However, 20 percent rate Arpaio as "fair," while seven percent are "not sure." Only 34 percent of respondents rate Arpaio as "poor" or "very poor," up from 28 percent in 2008.
Remember, Arpaio doesn't face re-election till 2012, a race he's already raising money for. In the 2008 election, he scored 55 percent to challenger Dan Saban's 42 percent. If Saban had not been abandoned by the state Democratic Party, he could've narrowed that gap considerably.
Should Arpaio face a substantial challenger in 2012, he can be beaten. He'll turn 80 in 2012, and if you don't have Arpaio fatigue by then, you never will.
There's also the serious possibility that Arpaio or some of his staff could be indicted by the federal grand jury looking into his abuses of power. And there's a U.S. Justice Department probe into alleged civil rights violations.
But let's not kid ourselves. Most of the snowbirds here in Sand Land -- Joe's peeps, so to speak -- care more about the buffet at Luby's than they do someone else's civil rights. Of course, they are dying off, thankfully. But not fast enough.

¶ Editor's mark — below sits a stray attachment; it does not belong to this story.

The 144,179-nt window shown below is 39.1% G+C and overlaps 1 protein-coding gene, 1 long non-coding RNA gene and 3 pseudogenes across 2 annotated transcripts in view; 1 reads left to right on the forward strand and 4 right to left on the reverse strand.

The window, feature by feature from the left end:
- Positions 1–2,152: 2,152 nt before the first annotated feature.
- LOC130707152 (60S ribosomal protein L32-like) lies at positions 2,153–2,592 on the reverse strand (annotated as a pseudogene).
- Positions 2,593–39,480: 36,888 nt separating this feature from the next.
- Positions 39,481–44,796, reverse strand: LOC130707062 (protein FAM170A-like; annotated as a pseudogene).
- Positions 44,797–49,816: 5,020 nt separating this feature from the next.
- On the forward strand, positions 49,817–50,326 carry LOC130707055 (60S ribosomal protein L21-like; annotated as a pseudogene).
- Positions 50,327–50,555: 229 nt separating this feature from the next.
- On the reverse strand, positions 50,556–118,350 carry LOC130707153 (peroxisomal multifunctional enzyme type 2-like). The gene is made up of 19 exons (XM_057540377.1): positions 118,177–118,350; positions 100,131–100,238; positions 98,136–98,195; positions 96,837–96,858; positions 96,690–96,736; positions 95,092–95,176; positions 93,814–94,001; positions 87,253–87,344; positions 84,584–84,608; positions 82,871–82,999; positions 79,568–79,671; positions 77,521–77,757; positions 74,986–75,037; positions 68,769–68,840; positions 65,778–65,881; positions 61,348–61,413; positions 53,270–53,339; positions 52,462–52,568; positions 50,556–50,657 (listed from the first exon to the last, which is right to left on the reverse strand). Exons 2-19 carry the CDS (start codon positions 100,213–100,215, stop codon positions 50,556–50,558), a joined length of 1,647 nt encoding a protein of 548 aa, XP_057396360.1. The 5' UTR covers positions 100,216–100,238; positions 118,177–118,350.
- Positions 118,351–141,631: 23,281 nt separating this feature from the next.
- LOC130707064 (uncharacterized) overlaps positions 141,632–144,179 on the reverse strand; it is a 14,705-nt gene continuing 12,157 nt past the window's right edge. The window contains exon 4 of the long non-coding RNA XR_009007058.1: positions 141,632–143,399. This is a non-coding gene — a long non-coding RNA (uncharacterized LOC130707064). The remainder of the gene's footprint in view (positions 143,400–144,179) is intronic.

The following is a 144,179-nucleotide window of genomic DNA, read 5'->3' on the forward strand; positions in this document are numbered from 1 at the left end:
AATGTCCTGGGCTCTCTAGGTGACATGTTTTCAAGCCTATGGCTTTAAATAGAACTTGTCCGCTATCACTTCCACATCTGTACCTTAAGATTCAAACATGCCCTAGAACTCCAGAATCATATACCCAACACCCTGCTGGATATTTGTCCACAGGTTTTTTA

Federal indictments? A trial, and possible conviction? Yes, that would mean the end of Arpaio. And County Attorney Andrew Thomas would see the sudden end of his political fortunes as well.
But for now, the most the new Rocky Mountain poll shows is a softening of Joe's support, a shift by some from approval to an assessment of "fair" or "poor." That's significant, sure, but it's not the end.
In October, a Cronkite/Eight poll found that Arpaio had a 61 percent approval rating overall in Maricopa County. That pollster didn't have a category of "fair," just "approve," "strongly approve," "disapprove," etc.
If you combine Rocky Mountain's "fair," "good" and "very good," you get 59 percent. This is comparable to Cronkite/Eight's 61 percent.
A November Rasmussen poll concluded that Arpaio had the best shot against Democrat Terry Goddard in a likely gubernatorial matchup. But Arpaio's not running for Arizona's top post, even though he's enjoyed the speculation.
Also in November, Rasmussen showed that 64 percent statewide liked the fact that Arpaio was working around federal law to hunt the undocumented. Rasmussen offered no county numbers as to Arpaio's approval ratings, but he scored a 63 percent approval rating statewide according to Rasmussen.
I know the anti-Joe crowd will be trumpeting these new numbers all over the place, on Facebook, the blogs, you name it. But folks, it ain't over till the fat sheriff's deputy sings, so to speak. And no, I don't mean any one deputy dawg in particular.